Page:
Finding Edwin’s Greenwich pension helped me to find out so much more about Edwin than I could have hoped to ever find out without those records.

Ancestry.com Wo 22 – Royal Hospital Chelsea: Returns Of Payment Of Army And Other Pensions 1842-1883

Ancestry.com. UK, Naval Officer and Rating Service Records, 1802-1919 [database on-line]. Provo, UT, USA: Ancestry.com Operations, Inc., 2014.

FindMyPast Merchant Navy Seamen BT114 http://search.findmypast.co.uk/record?id=tna%2fmsea%2fbtoth%2f4620365%2f00548&parentid=tna%2fbt113%2f2132922312%2f1

National Archives British Royal Navy & Royal Marines service and Pension Records, 1704-1919

National Archives ADM 38-8197 Muster Book of Her Majesty’s Ship Gorgon

National Archives ADM 38-750 Muster Book of Her Majesty’s Ship Firebrand 1 April to 30th June 1845

National Archives ADM 38-752 Muster Book of HMS Firebrand 1st Jul 1846-30 Sep 1846

National Archives ADM 38-752 Muster Book of HMS Firebrand 01 Apr 1846-31 Dec 1846

National Archives ADM 38-8110 Description Book of HMS Firebrand 07 Sep 1844- 17 Jun 1848

National Archives Wo 22 – Royal Hospital Chelsea: Returns Of Payment Of Army And Other Pensions 1842-1883 3210 4/2 3/12/46 Seaman Edwin Gransden transferred from Southampton 31/5/50 permanent pension

Fernleigh from Construction to Destruction- Part 1

Fernleigh was a house very close to where I live. I had no idea it existed until I read an obituary notice for Mary Atkins nee Annetts, my three times great grandmother.

The funeral notice for Mary Annetts read-

http://nla.gov.au/nla.news-article28274767

I like to look at the places that my ancestors have lived at. So when I saw the details for Fernleigh Ryde I went looking for a place of that name. It didn’t take me long before I found an address, Fernleigh, Sherbrooke Road, Meadowbank. A few minutes later I was taking a walk to find a block of land that I thought would have nothing left of the house that I was looking for because I had never seen or heard of it and I had lived in that area for five years at that stage.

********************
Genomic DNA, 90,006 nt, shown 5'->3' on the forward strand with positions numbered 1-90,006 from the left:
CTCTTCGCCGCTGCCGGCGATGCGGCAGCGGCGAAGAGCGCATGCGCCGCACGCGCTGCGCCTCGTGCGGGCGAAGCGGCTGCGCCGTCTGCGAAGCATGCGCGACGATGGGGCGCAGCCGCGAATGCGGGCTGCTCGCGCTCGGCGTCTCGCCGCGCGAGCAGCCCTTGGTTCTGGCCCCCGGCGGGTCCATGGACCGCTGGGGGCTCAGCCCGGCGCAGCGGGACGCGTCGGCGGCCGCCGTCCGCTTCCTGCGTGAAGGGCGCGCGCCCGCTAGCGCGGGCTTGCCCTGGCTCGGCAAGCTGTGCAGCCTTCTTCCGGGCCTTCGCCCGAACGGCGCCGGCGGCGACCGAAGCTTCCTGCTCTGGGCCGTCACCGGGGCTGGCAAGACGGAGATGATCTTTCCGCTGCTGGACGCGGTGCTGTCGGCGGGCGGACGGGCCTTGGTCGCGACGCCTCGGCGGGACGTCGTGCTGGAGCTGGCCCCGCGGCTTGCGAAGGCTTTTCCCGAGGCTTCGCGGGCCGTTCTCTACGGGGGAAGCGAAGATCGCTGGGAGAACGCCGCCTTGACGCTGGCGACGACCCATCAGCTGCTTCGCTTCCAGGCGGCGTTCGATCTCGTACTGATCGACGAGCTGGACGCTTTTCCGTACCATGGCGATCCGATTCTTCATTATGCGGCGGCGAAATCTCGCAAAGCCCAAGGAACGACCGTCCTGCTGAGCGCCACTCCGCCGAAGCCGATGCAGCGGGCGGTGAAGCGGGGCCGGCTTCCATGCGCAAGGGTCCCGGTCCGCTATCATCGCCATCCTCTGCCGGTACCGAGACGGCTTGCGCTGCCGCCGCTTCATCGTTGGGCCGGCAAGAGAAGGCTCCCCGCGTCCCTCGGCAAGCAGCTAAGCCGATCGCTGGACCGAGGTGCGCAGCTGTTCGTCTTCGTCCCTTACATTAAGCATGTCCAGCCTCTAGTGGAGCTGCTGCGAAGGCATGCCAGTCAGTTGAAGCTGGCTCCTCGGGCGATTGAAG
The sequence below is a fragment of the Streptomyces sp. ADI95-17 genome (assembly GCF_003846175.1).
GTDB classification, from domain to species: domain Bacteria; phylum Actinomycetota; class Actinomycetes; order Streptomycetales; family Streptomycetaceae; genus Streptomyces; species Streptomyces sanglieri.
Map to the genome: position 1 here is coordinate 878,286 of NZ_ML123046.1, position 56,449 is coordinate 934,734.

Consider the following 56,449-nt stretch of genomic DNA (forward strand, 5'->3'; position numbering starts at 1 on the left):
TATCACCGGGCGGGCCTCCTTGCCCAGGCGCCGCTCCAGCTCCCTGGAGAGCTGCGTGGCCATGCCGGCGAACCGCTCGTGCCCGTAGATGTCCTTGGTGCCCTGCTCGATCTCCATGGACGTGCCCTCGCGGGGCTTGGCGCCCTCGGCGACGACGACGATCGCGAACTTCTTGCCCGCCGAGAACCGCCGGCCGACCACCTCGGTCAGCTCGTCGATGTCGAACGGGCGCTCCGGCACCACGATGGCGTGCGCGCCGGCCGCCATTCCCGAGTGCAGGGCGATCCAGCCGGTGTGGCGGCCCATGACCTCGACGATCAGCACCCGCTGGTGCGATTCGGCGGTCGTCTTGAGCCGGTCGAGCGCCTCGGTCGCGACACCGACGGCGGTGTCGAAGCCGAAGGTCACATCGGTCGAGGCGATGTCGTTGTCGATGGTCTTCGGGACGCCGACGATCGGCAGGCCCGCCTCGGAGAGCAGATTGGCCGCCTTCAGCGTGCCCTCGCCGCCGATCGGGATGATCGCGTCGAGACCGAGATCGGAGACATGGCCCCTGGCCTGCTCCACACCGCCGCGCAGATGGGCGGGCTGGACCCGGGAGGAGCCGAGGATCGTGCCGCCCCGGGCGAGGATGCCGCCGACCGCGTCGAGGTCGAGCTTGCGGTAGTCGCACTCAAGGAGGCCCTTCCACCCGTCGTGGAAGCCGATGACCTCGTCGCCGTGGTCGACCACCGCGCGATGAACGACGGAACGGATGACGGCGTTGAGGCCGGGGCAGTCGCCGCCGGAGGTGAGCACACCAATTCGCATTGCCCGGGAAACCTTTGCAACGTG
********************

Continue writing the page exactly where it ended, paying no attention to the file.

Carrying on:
When I got to the place where the property was I was surprised to see that Fernleigh, to some extent, still existed.

Fernleigh Nursing Home, Meadowbank

This was the beginning of a fascination with this house. There was not a lot of the original house able to be seen from the street, just a few chimneys and some sections of sandstone. Large sections of the house were hidden from view behind some more modern red brick renovations. However, I wanted to know more. What had this house had to do with our family, when did it become a nursing home and what was the land like that the house had originally stood on?

First I went searching through my personal archives and family photos and memories. There were just tiny snippets of information including the possibility that Edward Atkins Jnr had built the house and some reference to photographs of the house that belonged to our family connections. But, no one knew much about the house. There was one potential reference to the house from a collection of family letters, but the details were too vague and others had attributed the description to another house ‘Eulalia’ that had been known to belong to the same family. However, the description didn’t really match that of Eulalia. It is possible that this description is that of Fernleigh, however, it is likely that the description is too late to be of Fernleigh.

On the basis of this information, and some information from another member of the Ryde District Historical Society, I went searching further to see what I could find out about Fernleigh.

The original site for the Fernleigh house was owned by William Balmain the assistant surgeon with the First Fleet. William was given a grant of land in 1799 which he called Meadow Bank.